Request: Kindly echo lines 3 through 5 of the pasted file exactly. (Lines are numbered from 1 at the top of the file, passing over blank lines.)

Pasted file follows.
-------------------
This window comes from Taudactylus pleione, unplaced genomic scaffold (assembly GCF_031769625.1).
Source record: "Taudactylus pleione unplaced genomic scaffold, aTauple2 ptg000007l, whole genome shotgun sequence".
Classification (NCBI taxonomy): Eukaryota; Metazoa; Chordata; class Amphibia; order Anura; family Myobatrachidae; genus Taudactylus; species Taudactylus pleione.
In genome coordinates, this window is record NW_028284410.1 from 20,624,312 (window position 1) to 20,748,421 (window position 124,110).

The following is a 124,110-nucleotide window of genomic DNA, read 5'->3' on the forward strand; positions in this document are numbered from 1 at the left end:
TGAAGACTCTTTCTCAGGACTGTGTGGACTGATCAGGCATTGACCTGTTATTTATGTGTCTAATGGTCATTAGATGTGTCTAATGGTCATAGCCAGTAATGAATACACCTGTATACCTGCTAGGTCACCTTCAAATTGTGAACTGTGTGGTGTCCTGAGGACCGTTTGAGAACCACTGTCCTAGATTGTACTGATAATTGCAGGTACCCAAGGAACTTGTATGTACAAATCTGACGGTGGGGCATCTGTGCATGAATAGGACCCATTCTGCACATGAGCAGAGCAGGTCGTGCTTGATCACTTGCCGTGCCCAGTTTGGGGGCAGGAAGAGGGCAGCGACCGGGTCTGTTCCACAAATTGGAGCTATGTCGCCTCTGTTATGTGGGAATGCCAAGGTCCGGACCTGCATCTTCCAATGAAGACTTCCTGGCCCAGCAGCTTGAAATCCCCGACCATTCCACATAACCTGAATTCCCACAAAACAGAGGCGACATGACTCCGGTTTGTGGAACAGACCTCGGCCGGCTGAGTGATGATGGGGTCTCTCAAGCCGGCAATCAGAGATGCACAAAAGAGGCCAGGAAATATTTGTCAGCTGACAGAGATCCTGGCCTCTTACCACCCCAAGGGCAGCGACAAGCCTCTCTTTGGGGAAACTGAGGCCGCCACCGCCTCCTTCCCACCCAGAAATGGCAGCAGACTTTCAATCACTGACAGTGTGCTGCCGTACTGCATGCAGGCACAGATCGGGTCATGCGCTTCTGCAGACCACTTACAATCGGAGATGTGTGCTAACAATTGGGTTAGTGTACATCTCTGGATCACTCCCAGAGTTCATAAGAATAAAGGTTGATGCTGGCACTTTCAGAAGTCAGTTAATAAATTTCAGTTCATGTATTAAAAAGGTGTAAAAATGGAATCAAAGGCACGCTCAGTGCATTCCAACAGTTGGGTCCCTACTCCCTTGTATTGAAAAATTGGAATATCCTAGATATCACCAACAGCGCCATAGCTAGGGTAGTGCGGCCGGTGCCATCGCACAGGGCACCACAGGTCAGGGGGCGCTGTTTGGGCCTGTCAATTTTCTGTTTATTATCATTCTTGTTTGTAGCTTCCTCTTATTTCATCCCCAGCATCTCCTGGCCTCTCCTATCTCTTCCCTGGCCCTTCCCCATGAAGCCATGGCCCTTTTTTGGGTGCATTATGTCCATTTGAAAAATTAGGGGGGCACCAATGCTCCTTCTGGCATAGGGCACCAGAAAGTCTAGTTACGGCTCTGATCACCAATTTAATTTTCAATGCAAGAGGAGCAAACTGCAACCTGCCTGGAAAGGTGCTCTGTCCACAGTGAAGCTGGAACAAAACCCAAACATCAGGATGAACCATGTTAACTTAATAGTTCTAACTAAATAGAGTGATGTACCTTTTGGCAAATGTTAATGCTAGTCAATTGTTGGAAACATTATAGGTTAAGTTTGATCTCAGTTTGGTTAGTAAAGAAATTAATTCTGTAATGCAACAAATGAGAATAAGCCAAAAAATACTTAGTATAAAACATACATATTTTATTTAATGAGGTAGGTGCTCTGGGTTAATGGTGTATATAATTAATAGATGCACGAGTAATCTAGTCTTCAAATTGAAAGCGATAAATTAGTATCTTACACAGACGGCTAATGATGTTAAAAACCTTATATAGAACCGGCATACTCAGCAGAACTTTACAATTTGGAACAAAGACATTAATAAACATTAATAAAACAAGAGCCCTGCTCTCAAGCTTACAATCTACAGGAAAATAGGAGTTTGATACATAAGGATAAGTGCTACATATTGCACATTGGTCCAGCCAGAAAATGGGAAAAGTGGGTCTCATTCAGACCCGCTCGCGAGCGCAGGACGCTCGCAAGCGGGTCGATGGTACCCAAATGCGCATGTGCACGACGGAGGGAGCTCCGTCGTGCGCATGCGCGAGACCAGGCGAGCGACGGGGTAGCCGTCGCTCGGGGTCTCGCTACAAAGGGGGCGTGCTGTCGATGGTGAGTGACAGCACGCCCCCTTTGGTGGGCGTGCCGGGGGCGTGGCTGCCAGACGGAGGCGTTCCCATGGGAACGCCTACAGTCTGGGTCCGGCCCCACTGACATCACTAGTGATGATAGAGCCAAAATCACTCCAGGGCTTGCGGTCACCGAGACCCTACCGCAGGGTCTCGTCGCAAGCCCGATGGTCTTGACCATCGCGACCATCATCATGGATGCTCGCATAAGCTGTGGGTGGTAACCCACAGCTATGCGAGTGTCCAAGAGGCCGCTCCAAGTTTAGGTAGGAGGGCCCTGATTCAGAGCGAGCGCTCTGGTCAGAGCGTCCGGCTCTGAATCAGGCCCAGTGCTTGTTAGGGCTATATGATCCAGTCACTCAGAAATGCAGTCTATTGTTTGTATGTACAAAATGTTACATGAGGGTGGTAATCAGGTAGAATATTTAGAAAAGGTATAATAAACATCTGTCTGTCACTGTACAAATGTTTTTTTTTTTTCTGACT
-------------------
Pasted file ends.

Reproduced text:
Classification (NCBI taxonomy): Eukaryota; Metazoa; Chordata; class Amphibia; order Anura; family Myobatrachidae; genus Taudactylus; species Taudactylus pleione.
In genome coordinates, this window is record NW_028284410.1 from 20,624,312 (window position 1) to 20,748,421 (window position 124,110).

The following is a 124,110-nucleotide window of genomic DNA, read 5'->3' on the forward strand; positions in this document are numbered from 1 at the left end: